If faced with the possiblity of meeting other bloggers, I'd probably do so but not as Atyllah, just as "me" (finding a chicken suit could be problematic...).

I guess it has something to do with finding balance and purpose about what "you" whoever "you" happens to be, wants to say and be. I suppose for many there is also some consideration of not wanting to be spammed or hunted down by some of the Draconianlike creatures known to frequent cyberspace.

I think anonymous bloggers have to be quite clear about their reasons for maintaining anonymity and that poses a whole range of other interesting questions, some of which have been answered by yourself and your readers.

Anonymous said...

I can see you have brown eyes!

S. Kearney said...

Hi Atyllah,
I can just see you turning up to the London blogmoot in your chicken suit. Wow, that would be worth it!

But, seriously, you have brought up something interesting ... the whole thing about people becoming someone else, even fictional-type characters, and then the choice to stick with what that represents.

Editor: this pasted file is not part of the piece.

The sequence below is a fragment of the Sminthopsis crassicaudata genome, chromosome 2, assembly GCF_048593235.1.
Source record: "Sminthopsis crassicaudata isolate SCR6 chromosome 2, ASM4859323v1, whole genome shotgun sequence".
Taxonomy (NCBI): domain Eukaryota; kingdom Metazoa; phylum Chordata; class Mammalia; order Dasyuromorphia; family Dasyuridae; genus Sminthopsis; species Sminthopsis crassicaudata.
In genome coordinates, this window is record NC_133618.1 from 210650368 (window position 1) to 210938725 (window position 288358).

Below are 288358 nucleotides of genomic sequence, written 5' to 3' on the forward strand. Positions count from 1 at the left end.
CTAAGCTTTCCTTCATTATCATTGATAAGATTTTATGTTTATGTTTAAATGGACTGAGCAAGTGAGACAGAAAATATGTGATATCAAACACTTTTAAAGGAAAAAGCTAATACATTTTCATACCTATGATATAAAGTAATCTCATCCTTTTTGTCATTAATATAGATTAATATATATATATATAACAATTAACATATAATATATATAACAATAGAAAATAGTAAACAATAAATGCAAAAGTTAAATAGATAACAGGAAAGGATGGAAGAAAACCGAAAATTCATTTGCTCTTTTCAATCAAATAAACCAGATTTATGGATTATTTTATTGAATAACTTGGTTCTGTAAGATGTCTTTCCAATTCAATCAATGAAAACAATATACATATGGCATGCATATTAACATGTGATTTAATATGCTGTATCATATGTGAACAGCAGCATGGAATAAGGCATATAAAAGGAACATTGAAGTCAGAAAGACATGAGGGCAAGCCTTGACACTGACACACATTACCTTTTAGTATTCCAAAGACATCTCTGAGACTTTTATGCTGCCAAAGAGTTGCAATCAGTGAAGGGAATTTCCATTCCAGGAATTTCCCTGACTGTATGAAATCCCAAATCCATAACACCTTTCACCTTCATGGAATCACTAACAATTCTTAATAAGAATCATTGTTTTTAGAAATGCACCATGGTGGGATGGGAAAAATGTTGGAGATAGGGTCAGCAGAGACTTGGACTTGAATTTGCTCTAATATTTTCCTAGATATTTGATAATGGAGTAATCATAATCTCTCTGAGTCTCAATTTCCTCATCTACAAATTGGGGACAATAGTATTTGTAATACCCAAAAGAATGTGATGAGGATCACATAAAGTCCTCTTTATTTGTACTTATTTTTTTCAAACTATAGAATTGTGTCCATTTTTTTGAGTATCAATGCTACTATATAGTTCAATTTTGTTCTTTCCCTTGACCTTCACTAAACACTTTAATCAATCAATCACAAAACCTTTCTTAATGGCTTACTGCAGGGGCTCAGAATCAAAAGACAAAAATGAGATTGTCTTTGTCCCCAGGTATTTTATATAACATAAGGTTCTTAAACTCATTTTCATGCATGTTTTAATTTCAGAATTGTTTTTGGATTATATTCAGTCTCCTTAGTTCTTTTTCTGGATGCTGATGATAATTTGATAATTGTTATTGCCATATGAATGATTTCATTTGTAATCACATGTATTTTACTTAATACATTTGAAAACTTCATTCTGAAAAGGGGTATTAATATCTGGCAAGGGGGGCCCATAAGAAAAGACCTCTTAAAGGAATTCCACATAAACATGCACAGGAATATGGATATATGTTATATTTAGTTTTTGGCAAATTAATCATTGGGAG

Sometimes I'm sure the real people behind the catchy names wouldn't be able to go through with all the antics they bring to their blogs if they ever had to meet other bloggers in real life. The bouncy, crazy, fun ones could be completely the opposite behind the mask.

And Chief Biscuit, I forgot that people can make the photo larger, to make the eyes more visible! Damn! But oh what lovely eyes they are when they are peeled back and the sunlight makes them sparkle! LOL

Anonymous said...

Shameless, I met two blogging friends of mine in Northern Ireland back in June, and it was a bit weird to say the least. They were both nice and helpful, but I could feel the tension in the air. One of the fellows, opened up a bit and we became better friends, while the other never broke character.

I understand the hesitation in meeting people that he or she has never met before, but we have to take chances in life, in order to accomplish new goals. At least, that's my opinion.

Coming out from behind the mask, is a big step Shameless, and I certainly won't try to tell you what to do, except follow your heart. :) I would not know all of you fine people, if I didn't blog.